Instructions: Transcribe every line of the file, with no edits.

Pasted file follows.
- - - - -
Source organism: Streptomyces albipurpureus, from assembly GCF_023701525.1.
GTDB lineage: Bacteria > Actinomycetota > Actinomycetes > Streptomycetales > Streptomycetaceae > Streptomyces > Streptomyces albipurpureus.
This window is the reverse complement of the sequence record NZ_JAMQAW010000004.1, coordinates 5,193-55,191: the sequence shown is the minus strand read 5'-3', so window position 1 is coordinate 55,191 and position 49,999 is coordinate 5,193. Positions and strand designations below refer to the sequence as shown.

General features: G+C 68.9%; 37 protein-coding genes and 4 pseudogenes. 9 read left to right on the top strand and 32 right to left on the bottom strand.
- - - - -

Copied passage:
Source organism: Streptomyces albipurpureus, from assembly GCF_023701525.1.
GTDB lineage: Bacteria > Actinomycetota > Actinomycetes > Streptomycetales > Streptomycetaceae > Streptomyces > Streptomyces albipurpureus.
This window is the reverse complement of the sequence record NZ_JAMQAW010000004.1, coordinates 5,193-55,191: the sequence shown is the minus strand read 5'-3', so window position 1 is coordinate 55,191 and position 49,999 is coordinate 5,193. Positions and strand designations below refer to the sequence as shown.

General features: G+C 68.9%; 37 protein-coding genes and 4 pseudogenes. 9 read left to right on the top strand and 32 right to left on the bottom strand.